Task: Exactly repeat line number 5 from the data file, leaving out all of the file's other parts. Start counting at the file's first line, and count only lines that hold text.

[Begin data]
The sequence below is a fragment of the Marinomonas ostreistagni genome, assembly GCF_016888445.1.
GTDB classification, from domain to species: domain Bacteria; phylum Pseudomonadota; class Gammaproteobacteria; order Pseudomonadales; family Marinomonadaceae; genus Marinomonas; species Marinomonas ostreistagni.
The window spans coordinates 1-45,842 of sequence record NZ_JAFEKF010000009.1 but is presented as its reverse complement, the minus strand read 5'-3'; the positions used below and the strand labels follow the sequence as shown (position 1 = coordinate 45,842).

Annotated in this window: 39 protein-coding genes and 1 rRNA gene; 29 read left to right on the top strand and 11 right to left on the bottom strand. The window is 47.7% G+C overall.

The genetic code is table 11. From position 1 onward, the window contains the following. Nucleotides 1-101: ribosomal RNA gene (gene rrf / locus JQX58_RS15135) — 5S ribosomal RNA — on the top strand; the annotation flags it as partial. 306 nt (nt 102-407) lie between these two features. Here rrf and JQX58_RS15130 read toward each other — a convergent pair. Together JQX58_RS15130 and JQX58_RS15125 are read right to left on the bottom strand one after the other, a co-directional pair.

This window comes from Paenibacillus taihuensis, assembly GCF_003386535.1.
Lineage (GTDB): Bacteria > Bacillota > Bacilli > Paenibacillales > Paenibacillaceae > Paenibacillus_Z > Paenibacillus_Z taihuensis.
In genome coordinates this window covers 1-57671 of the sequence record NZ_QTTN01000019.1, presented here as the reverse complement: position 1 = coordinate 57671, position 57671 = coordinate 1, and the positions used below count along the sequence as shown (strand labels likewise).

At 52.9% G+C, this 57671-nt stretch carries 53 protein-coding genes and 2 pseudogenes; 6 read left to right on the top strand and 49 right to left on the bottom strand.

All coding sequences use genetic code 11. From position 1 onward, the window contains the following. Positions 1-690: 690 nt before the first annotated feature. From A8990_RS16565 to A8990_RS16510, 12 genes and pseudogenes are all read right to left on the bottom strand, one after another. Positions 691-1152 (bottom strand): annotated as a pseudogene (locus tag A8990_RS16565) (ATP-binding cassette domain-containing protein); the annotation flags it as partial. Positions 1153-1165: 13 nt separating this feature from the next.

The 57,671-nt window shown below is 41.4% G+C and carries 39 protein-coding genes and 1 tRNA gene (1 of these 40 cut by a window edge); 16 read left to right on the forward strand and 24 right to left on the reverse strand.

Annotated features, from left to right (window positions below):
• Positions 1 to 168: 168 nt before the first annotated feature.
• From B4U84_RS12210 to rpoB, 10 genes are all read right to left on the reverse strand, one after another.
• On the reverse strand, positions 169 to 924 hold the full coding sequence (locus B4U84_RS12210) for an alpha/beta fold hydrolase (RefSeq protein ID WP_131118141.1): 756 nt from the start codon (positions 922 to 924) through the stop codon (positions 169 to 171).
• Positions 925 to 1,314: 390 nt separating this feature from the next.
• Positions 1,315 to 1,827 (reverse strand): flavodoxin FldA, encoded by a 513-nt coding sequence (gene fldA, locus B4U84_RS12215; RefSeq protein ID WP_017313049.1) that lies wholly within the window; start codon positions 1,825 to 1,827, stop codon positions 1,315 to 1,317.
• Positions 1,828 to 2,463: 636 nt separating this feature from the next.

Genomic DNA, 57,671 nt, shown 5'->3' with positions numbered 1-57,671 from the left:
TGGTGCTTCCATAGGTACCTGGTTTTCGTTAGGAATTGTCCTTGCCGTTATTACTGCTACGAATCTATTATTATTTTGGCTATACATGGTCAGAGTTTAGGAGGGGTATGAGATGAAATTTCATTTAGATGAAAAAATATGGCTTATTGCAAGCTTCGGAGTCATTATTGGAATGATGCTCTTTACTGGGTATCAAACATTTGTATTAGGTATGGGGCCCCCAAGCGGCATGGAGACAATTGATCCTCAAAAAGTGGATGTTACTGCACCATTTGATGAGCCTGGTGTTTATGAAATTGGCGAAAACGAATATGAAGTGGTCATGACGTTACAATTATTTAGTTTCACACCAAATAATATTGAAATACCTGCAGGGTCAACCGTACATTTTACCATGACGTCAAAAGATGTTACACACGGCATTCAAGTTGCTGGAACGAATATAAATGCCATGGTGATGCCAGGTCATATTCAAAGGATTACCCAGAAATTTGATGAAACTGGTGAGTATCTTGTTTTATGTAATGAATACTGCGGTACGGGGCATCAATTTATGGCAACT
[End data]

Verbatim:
The genetic code is table 11. From position 1 onward, the window contains the following. Nucleotides 1-101: ribosomal RNA gene (gene rrf / locus JQX58_RS15135) — 5S ribosomal RNA — on the top strand; the annotation flags it as partial. 306 nt (nt 102-407) lie between these two features. Here rrf and JQX58_RS15130 read toward each other — a convergent pair. Together JQX58_RS15130 and JQX58_RS15125 are read right to left on the bottom strand one after the other, a co-directional pair.